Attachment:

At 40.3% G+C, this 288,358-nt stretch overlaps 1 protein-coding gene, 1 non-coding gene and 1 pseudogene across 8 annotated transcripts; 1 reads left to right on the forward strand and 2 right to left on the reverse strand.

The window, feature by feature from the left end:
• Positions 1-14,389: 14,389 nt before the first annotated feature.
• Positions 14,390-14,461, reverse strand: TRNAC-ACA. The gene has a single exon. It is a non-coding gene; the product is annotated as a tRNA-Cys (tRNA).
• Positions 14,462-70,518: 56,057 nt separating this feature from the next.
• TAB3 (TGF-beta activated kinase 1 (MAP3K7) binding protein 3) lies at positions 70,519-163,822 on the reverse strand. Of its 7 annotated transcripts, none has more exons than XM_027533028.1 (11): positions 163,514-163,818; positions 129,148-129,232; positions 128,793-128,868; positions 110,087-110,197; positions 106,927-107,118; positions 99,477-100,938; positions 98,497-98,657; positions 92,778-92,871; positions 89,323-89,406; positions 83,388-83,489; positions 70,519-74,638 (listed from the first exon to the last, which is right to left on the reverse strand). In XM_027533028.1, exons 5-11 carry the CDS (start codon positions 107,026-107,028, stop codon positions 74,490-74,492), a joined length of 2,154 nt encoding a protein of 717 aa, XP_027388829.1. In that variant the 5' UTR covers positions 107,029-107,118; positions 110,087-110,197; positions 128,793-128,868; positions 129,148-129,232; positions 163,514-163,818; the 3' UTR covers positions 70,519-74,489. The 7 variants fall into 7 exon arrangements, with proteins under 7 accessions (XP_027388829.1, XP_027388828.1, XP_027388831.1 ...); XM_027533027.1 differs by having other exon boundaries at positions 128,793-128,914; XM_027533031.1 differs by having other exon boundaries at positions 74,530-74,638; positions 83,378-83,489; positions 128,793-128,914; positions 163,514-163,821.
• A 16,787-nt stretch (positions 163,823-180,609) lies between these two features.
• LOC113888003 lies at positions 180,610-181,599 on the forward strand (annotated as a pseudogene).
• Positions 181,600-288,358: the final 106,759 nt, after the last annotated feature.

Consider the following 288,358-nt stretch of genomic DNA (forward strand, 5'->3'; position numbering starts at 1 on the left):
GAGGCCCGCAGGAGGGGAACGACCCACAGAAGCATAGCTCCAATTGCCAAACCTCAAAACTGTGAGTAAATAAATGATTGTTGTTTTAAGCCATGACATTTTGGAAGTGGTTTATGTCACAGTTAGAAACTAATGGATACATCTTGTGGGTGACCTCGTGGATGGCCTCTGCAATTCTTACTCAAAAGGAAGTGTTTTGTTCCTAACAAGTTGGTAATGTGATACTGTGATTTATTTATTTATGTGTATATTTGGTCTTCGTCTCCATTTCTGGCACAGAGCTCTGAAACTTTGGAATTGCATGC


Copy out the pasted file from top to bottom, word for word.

At 40.3% G+C, this 288,358-nt stretch overlaps 1 protein-coding gene, 1 non-coding gene and 1 pseudogene across 8 annotated transcripts; 1 reads left to right on the forward strand and 2 right to left on the reverse strand.

The window, feature by feature from the left end:
• Positions 1-14,389: 14,389 nt before the first annotated feature.
• Positions 14,390-14,461, reverse strand: TRNAC-ACA. The gene has a single exon. It is a non-coding gene; the product is annotated as a tRNA-Cys (tRNA).
• Positions 14,462-70,518: 56,057 nt separating this feature from the next.
• TAB3 (TGF-beta activated kinase 1 (MAP3K7) binding protein 3) lies at positions 70,519-163,822 on the reverse strand. Of its 7 annotated transcripts, none has more exons than XM_027533028.1 (11): positions 163,514-163,818; positions 129,148-129,232; positions 128,793-128,868; positions 110,087-110,197; positions 106,927-107,118; positions 99,477-100,938; positions 98,497-98,657; positions 92,778-92,871; positions 89,323-89,406; positions 83,388-83,489; positions 70,519-74,638 (listed from the first exon to the last, which is right to left on the reverse strand). In XM_027533028.1, exons 5-11 carry the CDS (start codon positions 107,026-107,028, stop codon positions 74,490-74,492), a joined length of 2,154 nt encoding a protein of 717 aa, XP_027388829.1. In that variant the 5' UTR covers positions 107,029-107,118; positions 110,087-110,197; positions 128,793-128,868; positions 129,148-129,232; positions 163,514-163,818; the 3' UTR covers positions 70,519-74,489. The 7 variants fall into 7 exon arrangements, with proteins under 7 accessions (XP_027388829.1, XP_027388828.1, XP_027388831.1 ...); XM_027533027.1 differs by having other exon boundaries at positions 128,793-128,914; XM_027533031.1 differs by having other exon boundaries at positions 74,530-74,638; positions 83,378-83,489; positions 128,793-128,914; positions 163,514-163,821.
• A 16,787-nt stretch (positions 163,823-180,609) lies between these two features.
• LOC113888003 lies at positions 180,610-181,599 on the forward strand (annotated as a pseudogene).
• Positions 181,600-288,358: the final 106,759 nt, after the last annotated feature.

Consider the following 288,358-nt stretch of genomic DNA (forward strand, 5'->3'; position numbering starts at 1 on the left):
GAGGCCCGCAGGAGGGGAACGACCCACAGAAGCATAGCTCCAATTGCCAAACCTCAAAACTGTGAGTAAATAAATGATTGTTGTTTTAAGCCATGACATTTTGGAAGTGGTTTATGTCACAGTTAGAAACTAATGGATACATCTTGTGGGTGACCTCGTGGATGGCCTCTGCAATTCTTACTCAAAAGGAAGTGTTTTGTTCCTAACAAGTTGGTAATGTGATACTGTGATTTATTTATTTATGTGTATATTTGGTCTTCGTCTCCATTTCTGGCACAGAGCTCTGAAACTTTGGAATTGCATGC